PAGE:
Artist HOCK E AYE VI Edgar Heap of Birds covered the forked red tree forms with text and imagery related to the history of Indian people in the United States and indigenous peoples elsewhere. Each tree addresses a specific theme, from conflict over resources to global cooperation among indigenous peoples.

In addition to the tree forms, the sculpture incorporates a curved exterior wall of the museum, where the Cheyenne words nah-kev-ho-eyea-zim appear in raised letters. The phrase means “We are always returning back home again.”

Sioux Eagle Dancer, 1954

Oscar Howe, Yanktonia Sioux

Casein and damar painting on paper, 20 inches high by 22.5 inches wide


Plains & Plateau

Oscar Howe challenged the definitions of Indian art with his unique and innovative style of creating figures in motion. By using lines and planes to emphasize movement, Howe both shocked and excited the Indian art world in the 1950s. Although some critics dismissed his work as derivative of European cubism, Howe maintained that his inspiration was firmly rooted in historic Sioux abstractions— such as those found in beadwork—as well as his own artistic creativity.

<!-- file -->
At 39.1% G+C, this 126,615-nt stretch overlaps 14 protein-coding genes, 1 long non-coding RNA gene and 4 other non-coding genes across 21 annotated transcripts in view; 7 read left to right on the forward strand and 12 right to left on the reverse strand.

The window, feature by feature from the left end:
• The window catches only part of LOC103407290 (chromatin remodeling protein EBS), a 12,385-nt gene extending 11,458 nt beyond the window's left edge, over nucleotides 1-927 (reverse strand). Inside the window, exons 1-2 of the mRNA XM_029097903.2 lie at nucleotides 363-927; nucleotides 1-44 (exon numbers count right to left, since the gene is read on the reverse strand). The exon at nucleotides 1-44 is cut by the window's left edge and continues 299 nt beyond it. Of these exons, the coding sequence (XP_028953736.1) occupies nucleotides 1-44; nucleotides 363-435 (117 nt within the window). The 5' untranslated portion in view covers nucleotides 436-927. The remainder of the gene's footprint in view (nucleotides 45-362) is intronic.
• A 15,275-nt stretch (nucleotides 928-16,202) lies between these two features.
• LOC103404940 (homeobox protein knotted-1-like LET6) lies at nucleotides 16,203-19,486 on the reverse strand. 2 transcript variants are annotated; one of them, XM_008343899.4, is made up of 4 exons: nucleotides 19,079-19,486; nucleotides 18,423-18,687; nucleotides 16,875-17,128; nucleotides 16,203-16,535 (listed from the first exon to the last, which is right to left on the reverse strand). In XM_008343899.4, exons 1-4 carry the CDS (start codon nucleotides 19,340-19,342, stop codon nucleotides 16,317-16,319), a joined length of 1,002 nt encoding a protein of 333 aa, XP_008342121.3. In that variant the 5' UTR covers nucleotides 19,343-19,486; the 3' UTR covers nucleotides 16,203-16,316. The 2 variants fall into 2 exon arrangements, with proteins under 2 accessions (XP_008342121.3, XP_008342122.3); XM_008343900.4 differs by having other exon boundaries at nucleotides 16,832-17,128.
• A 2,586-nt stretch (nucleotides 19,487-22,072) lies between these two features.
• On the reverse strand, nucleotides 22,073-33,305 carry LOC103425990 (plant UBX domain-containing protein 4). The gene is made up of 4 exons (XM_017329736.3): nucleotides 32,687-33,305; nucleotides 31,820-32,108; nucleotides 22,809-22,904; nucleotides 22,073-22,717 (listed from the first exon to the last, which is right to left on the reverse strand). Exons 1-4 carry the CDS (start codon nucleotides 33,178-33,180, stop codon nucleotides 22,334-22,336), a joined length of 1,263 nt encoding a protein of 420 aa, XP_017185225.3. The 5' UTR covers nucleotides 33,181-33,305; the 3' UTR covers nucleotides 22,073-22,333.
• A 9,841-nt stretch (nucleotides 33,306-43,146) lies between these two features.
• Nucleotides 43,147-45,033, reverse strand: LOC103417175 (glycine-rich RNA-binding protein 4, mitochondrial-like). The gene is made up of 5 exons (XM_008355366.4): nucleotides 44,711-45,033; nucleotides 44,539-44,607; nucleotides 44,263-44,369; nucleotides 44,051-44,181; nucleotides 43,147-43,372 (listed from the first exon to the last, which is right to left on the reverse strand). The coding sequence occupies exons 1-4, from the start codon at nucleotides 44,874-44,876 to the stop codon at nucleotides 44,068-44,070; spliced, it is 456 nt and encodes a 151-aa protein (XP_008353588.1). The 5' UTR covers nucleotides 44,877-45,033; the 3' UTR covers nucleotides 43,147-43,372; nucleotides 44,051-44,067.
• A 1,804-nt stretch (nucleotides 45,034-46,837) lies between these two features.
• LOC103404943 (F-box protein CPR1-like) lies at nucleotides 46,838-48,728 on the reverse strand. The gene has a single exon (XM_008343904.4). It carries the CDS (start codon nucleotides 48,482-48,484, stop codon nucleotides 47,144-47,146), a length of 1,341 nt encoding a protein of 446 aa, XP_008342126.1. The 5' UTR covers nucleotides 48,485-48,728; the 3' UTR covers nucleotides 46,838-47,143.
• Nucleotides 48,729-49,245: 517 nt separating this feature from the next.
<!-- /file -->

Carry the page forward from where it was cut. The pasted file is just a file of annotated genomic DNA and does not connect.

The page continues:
Tipi, about 1880

Attributed to Standing Bear, Brule Band Sioux

Painted canvas on wood frame, 144 inches high by 144 inches in diameter


Plains & Plateau

Tipis were originally made of buffalo hides, but by 1875, with the decline of buffalo herds and the introduction of canvas, tipi makers shifted to using this lighter weight material.